The Masonic Province of Hampshire came into being on February 28th 1767 with the appointment of the man who must surely be the most famous Provincial Grand Master of them all, Thomas Dunckerley. An enterprising and resourceful fellow from his earliest days, he ran away to sea at the age of ten. He saw twenty-six years service in the Royal Navy, and took part in the siege of Quebec in 1759. He left the Royal Navy at the age of 39 in 1763 to become a barrister and was later commissioned into the South Hampshire Militia. Reputed to be the natural son of George II, Dunckerley was eventually granted an allowance from the Privy Purse. This enabled him to devote himself to his great passion in life, Freemasonry. He had been initiated into the Three Tuns Lodge No. 35 (later known as the Lodge of Antiquity No. 28) in Portsmouth at the age of 29 and it was to be only fourteen years later the Grand Master appointed him as the first Provincial Grand Master for the Province of Hampshire.

At the time of his appointment, Dunckerley presided over eight lodges:

Three Tuns No. 35, Portsmouth
Royal Oak No. 242, Portsmouth Common
Red Lion No. 278, Gosport
Kings Arms No. 291, Portsmouth
Havant No. 298
Stubbington No. 302
Ringwood No. 318
Hilsea No. 323

Of these only Ringwood No. 318 is still working today, as Lodge of Unity No. 132. The first new lodge consecrated by Thomas Dunckerley was New Inn Lodge No. 405 at Christchurch which is known today as Hengist Lodge No. 195.

Observant Hampshire masons may well be asking "But what of our other venerable lodges, Lodge of Economy No. 76 and Royal Gloucester No. 130? Surely they must have been in existence at that time?" The answer is that there were two Grand Lodges established in England in the eighteenth century, the Premier Grand Lodge (sometimes known as the "Moderns") and the Antients Grand Lodge. It was not until 1813 that unification took place to form the United Grand Lodge of England. Both Economy and Royal Gloucester had been warranted under the Antients and did not initially form part of Dunckerley's Province of Hampshire.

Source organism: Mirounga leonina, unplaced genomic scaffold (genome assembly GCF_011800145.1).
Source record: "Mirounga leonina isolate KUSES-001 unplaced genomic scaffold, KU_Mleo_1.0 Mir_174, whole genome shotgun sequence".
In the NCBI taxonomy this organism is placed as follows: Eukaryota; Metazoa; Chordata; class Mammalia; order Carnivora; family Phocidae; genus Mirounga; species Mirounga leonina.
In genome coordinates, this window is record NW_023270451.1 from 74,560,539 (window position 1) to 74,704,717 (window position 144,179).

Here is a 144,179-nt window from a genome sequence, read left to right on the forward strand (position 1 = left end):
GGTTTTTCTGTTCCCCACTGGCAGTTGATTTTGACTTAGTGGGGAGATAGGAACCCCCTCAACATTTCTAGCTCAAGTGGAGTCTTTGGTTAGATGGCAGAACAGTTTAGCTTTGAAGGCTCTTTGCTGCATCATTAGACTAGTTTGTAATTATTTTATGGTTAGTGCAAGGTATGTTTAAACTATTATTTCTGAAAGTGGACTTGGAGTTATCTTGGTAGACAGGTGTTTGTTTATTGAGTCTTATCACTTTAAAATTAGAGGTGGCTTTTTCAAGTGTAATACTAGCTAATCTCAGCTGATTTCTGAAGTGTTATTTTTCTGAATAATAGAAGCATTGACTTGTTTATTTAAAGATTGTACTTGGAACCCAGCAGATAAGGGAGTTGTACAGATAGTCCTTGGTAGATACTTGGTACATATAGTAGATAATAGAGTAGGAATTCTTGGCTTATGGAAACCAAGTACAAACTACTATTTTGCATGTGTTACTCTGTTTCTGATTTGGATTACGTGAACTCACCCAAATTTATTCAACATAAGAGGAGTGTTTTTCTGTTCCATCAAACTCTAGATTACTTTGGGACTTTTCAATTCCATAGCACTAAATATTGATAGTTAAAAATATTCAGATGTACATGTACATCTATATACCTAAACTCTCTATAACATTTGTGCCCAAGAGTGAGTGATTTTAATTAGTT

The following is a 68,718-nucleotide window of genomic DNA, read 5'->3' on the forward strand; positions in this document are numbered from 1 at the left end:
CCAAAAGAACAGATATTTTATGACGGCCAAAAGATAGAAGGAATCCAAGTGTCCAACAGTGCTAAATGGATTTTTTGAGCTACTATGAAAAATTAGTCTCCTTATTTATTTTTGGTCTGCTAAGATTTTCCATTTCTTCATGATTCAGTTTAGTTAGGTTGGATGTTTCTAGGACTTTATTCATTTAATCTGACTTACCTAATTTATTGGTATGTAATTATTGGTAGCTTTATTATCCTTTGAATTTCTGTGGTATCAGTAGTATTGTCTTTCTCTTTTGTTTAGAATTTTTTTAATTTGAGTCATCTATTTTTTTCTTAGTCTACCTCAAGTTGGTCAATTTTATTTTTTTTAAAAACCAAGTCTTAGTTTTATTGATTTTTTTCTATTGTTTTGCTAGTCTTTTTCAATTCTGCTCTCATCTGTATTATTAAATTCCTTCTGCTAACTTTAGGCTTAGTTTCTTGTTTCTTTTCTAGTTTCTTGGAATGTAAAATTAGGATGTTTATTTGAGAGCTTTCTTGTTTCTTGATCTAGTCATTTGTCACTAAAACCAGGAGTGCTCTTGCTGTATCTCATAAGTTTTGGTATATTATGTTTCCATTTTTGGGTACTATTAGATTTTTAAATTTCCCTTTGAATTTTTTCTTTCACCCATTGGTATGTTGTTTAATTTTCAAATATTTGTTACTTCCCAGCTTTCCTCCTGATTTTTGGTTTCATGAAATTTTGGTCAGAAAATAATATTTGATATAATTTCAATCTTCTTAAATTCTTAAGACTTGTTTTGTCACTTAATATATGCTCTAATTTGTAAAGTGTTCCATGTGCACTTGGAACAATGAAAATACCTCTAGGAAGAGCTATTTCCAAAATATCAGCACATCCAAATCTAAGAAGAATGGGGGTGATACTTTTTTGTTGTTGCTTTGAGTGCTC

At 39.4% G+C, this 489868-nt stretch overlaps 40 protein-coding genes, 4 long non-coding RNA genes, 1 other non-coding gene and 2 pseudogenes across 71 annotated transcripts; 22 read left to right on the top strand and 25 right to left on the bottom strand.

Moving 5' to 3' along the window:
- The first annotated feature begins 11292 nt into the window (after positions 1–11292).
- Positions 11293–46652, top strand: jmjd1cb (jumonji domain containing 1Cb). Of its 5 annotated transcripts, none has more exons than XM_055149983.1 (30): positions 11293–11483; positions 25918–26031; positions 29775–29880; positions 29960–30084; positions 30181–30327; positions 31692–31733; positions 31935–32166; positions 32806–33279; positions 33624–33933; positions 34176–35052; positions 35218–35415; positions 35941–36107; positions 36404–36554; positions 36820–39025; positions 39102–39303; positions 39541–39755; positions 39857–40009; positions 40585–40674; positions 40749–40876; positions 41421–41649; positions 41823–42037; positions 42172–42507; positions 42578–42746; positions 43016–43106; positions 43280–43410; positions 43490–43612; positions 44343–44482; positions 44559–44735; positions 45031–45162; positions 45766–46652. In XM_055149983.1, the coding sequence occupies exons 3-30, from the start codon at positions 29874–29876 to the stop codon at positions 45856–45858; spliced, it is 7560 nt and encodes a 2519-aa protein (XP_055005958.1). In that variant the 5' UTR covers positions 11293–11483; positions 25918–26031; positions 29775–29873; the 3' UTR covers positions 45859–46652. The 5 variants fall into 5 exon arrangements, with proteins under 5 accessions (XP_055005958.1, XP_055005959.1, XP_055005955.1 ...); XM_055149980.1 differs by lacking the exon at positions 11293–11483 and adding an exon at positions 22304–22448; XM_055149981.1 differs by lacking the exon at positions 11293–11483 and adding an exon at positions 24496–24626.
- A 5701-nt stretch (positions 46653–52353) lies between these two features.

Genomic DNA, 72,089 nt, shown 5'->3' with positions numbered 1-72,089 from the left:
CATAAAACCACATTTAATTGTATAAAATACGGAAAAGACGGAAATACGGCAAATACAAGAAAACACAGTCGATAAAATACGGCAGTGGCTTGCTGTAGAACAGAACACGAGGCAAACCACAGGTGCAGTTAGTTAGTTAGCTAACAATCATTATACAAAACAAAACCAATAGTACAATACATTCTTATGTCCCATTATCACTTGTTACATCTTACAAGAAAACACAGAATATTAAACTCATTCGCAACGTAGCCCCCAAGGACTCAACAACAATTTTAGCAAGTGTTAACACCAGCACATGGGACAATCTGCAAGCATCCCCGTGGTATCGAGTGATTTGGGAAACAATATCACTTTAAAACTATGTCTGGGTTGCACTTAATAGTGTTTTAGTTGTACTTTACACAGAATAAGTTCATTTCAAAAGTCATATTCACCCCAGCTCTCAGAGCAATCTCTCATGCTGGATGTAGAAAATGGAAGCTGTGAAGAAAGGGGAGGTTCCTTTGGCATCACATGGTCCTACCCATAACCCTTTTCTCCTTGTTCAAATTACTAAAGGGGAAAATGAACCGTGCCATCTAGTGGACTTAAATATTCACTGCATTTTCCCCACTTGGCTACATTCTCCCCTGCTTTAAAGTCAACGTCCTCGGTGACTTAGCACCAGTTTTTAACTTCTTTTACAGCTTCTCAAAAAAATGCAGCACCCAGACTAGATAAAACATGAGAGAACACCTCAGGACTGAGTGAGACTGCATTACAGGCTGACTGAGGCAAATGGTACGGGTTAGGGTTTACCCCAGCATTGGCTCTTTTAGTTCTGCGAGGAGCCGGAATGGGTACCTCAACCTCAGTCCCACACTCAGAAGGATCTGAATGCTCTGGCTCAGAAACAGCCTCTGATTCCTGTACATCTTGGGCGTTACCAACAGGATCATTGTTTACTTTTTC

On the Isle of Wight, old lodges still working are Medina Lodge No. 35, which moved to Cowes from London in 1761, followed a little later by "Antient" lodges Albany No. 151 and East Medina No. 175.

In those days the Isle of Wight was a separate Masonic province in its own right. Thomas Dunckerley became its first Provincial Grand Master in 1772. It remained a separate, if small, Province for almost a hundred years until it was amalgamated with Hampshire on the appointment of W.W. Bramston Beach as Provincial Grand Master in 1869.

Thomas Dunckerley was a tireless promoter of Freemasonry and Grand Lodge, also becoming at one time or other Provincial Grand Master of Essex, Dorset, Wiltshire, Bristol, Gloucester, Somerset and Herefordshire. He was one of the prime architects of the Provincial Grand Lodge system we know today. He died at his home in Portsmouth in 1795.

Dunckerley was followed by a succession of distinguished brethren who have been appointed as Provincial Grand Master for this Province. The complete roll is given below:

Thomas Dunckerley 1767
Lord Charles Montague 1776
Captain Michael Henry Pascal 1784
Thomas Dunckerley 1786
Colonel Sherborne Stewart 1795
Sir William Champion de Crespigny, Bart 1819
John Storey Penlease, M.P. 1832
The Admiral of the Fleet, Sir Lucius Curtis, Bart. K.C.B. 1840
Thomas Dunckerley 1772
Sir Leonard W. Holmes, Bart 1812
Charles, 1st Earl of Yarborough 1826
John Simeon 1847
Thomas Willis Fleming 1852
Rt. Hon. William Wither Bramston Beach, M.P. 1869
Sir Augustus F. Webster, Bart 1901
The Rt. Hon. The Earl of Malmesbury 1923
W. Attenborough, M.B., B.S. 1950
Maj. Gen. R.L. Bond, C.B., C.B.E., D.S.O., M.C., Hon. F.R.A.M. 1964
Rt. Rev. J. L. Phillips, M.A., D.D. 1974
T.B. Langton, M.C. 1978
James E. Bullen 1986
Alan D. Chun, M.B.E. 1991
Ernest F.R. Moss 1998
Brian C. Bellinger 2003
Michael J. Wilks 2010